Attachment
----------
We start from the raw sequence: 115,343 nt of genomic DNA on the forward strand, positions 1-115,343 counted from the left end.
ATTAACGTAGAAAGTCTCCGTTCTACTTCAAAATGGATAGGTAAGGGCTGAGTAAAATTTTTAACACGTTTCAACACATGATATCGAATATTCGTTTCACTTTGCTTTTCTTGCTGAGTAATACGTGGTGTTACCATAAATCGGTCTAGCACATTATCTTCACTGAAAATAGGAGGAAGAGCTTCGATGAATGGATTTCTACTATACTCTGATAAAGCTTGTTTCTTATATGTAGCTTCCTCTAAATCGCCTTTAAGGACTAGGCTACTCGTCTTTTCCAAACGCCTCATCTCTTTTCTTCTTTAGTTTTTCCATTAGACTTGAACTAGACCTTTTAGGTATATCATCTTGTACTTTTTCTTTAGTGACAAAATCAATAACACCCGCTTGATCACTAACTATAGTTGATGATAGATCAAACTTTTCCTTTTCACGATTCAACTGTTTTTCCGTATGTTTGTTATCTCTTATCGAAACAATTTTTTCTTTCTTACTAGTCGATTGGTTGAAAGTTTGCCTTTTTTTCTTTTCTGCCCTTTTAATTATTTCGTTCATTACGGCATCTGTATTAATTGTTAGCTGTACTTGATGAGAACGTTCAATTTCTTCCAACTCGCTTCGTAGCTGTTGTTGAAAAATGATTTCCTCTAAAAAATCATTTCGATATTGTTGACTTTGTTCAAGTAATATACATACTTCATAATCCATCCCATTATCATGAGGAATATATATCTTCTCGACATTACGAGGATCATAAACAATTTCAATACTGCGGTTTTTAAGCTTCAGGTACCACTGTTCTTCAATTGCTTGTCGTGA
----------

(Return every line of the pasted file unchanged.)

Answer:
We start from the raw sequence: 115,343 nt of genomic DNA on the forward strand, positions 1-115,343 counted from the left end.
ATTAACGTAGAAAGTCTCCGTTCTACTTCAAAATGGATAGGTAAGGGCTGAGTAAAATTTTTAACACGTTTCAACACATGATATCGAATATTCGTTTCACTTTGCTTTTCTTGCTGAGTAATACGTGGTGTTACCATAAATCGGTCTAGCACATTATCTTCACTGAAAATAGGAGGAAGAGCTTCGATGAATGGATTTCTACTATACTCTGATAAAGCTTGTTTCTTATATGTAGCTTCCTCTAAATCGCCTTTAAGGACTAGGCTACTCGTCTTTTCCAAACGCCTCATCTCTTTTCTTCTTTAGTTTTTCCATTAGACTTGAACTAGACCTTTTAGGTATATCATCTTGTACTTTTTCTTTAGTGACAAAATCAATAACACCCGCTTGATCACTAACTATAGTTGATGATAGATCAAACTTTTCCTTTTCACGATTCAACTGTTTTTCCGTATGTTTGTTATCTCTTATCGAAACAATTTTTTCTTTCTTACTAGTCGATTGGTTGAAAGTTTGCCTTTTTTTCTTTTCTGCCCTTTTAATTATTTCGTTCATTACGGCATCTGTATTAATTGTTAGCTGTACTTGATGAGAACGTTCAATTTCTTCCAACTCGCTTCGTAGCTGTTGTTGAAAAATGATTTCCTCTAAAAAATCATTTCGATATTGTTGACTTTGTTCAAGTAATATACATACTTCATAATCCATCCCATTATCATGAGGAATATATATCTTCTCGACATTACGAGGATCATAAACAATTTCAATACTGCGGTTTTTAAGCTTCAGGTACCACTGTTCTTCAATTGCTTGTCGTGA